In complex trait genetics, the ability to predict phenotype from genotype is the ultimate measure of our understanding of genetic architecture underlying the heritability of a trait. A complete understanding of the genetic basis of a trait should allow for predictive methods with accuracies approaching the trait's heritability. The highly polygenic nature of quantitative traits and most common phenotypes has motivated the development of statistical strategies focused on combining myriad individually non-significant genetic effects. Now that predictive accuracies are improving, there is a growing interest in the practical utility of such methods for predicting risk of common diseases responsive to early therapeutic intervention. However, existing methods require individual-level genotypes or depend on accurately specifying the genetic architecture underlying each disease to be predicted. Here, we propose a polygenic risk prediction method that does not require explicitly modeling any underlying genetic architecture. We start with summary statistics in the form of SNP effect sizes from a large GWAS cohort. We then remove the correlation structure across summary statistics arising due to linkage disequilibrium and apply a piecewise linear interpolation on conditional mean effects. In both simulated and real datasets, this new non-parametric shrinkage (NPS) method can reliably allow for linkage disequilibrium in summary statistics of 5 million dense genome-wide markers and consistently improves prediction accuracy. We show that NPS improves the identification of groups at high risk for breast cancer, type 2 diabetes, inflammatory bowel disease, and coronary heart disease, all of which have available early intervention or prevention treatments.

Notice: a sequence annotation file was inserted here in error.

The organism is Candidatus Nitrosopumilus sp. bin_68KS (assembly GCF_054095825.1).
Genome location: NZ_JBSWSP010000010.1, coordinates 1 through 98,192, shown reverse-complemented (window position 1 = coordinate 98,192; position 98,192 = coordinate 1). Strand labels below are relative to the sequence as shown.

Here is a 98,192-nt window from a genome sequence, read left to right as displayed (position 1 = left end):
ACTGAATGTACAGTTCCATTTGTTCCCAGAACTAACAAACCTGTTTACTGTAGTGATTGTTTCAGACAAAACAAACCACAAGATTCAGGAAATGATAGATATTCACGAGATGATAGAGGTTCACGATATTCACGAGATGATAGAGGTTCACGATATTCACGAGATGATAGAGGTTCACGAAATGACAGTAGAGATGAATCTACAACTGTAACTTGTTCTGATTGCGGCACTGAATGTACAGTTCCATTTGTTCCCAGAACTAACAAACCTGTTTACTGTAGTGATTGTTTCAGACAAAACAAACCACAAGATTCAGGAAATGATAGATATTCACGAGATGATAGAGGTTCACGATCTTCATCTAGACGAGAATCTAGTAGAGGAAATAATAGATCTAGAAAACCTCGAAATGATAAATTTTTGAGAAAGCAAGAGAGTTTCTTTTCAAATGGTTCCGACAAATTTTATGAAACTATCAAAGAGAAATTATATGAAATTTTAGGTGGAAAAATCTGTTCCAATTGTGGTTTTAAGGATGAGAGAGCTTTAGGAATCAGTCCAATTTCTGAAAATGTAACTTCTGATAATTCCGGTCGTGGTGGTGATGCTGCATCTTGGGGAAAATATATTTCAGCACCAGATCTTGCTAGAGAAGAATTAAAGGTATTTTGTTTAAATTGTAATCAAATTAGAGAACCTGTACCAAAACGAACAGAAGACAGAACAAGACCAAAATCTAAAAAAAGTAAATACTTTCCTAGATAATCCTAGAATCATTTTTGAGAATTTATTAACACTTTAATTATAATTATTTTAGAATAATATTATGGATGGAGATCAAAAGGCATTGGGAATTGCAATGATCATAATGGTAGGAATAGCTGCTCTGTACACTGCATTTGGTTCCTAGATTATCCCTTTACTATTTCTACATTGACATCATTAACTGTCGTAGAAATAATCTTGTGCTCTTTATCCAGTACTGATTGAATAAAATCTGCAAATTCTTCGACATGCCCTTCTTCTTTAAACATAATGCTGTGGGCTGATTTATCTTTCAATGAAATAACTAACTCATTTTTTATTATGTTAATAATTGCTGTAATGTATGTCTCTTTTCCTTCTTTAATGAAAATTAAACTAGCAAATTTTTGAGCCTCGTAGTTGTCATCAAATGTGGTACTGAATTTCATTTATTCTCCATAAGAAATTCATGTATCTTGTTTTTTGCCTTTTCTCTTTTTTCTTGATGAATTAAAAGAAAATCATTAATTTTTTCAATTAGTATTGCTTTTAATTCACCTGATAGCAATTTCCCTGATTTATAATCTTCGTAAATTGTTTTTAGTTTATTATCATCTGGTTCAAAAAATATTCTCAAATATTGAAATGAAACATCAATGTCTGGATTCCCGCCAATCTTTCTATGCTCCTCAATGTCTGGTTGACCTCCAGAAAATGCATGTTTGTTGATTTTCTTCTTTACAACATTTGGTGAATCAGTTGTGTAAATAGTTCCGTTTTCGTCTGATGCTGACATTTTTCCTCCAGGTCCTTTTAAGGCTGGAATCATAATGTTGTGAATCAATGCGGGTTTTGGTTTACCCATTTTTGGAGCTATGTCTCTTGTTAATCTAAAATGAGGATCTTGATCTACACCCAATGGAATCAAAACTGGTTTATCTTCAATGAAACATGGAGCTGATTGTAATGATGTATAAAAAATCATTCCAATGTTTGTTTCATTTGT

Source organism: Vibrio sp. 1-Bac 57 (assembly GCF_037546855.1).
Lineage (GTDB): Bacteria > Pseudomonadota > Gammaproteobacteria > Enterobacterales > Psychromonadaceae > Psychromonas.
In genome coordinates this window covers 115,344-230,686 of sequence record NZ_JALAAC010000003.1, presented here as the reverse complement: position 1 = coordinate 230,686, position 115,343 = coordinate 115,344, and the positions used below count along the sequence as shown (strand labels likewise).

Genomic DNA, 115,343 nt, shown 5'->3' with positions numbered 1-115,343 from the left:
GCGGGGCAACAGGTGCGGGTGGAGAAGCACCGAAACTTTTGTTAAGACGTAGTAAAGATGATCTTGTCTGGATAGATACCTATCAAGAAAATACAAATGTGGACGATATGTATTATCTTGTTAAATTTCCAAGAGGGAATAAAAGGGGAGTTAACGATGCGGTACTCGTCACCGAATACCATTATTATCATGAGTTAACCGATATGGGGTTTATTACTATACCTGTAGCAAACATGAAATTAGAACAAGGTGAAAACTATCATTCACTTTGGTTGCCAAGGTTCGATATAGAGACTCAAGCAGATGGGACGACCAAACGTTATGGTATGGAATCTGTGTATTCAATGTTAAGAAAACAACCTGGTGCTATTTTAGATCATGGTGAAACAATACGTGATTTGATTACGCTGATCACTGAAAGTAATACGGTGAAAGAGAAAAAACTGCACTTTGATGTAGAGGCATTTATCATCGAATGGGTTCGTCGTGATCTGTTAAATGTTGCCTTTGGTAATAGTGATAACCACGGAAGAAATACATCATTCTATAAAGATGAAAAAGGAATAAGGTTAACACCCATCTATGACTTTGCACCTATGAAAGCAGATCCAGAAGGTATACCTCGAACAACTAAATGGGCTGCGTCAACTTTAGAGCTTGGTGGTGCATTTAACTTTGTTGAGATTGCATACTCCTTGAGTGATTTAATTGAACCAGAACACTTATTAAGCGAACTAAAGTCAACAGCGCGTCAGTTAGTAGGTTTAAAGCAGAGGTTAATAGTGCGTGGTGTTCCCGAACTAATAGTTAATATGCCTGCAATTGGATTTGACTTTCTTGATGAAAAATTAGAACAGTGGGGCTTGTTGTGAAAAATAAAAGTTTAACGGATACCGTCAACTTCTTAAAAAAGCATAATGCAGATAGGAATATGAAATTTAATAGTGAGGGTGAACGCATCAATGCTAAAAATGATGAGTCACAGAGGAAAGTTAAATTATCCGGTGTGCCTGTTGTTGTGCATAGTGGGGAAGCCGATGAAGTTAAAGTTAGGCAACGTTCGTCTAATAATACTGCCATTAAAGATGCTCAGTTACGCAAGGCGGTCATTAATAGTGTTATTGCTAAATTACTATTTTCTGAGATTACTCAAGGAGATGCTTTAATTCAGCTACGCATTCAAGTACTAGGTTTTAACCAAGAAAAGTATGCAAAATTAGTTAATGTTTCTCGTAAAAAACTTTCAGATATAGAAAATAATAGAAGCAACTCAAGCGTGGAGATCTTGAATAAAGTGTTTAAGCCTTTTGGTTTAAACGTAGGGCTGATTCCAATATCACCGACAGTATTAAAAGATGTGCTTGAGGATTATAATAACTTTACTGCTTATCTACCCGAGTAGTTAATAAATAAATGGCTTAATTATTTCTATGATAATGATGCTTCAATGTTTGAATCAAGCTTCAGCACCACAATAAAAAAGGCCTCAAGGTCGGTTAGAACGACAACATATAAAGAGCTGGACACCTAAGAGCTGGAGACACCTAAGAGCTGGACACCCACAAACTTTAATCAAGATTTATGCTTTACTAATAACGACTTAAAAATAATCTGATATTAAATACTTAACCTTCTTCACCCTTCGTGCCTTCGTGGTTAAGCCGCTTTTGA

%B Am J Hum Genet %V 107 %P 46-59 %8 2020 07 02 %G eng %N 1 %1 https://www.ncbi.nlm.nih.gov/pubmed/32470373?dopt=Abstract %R 10.1016/j.ajhg.2020.05.004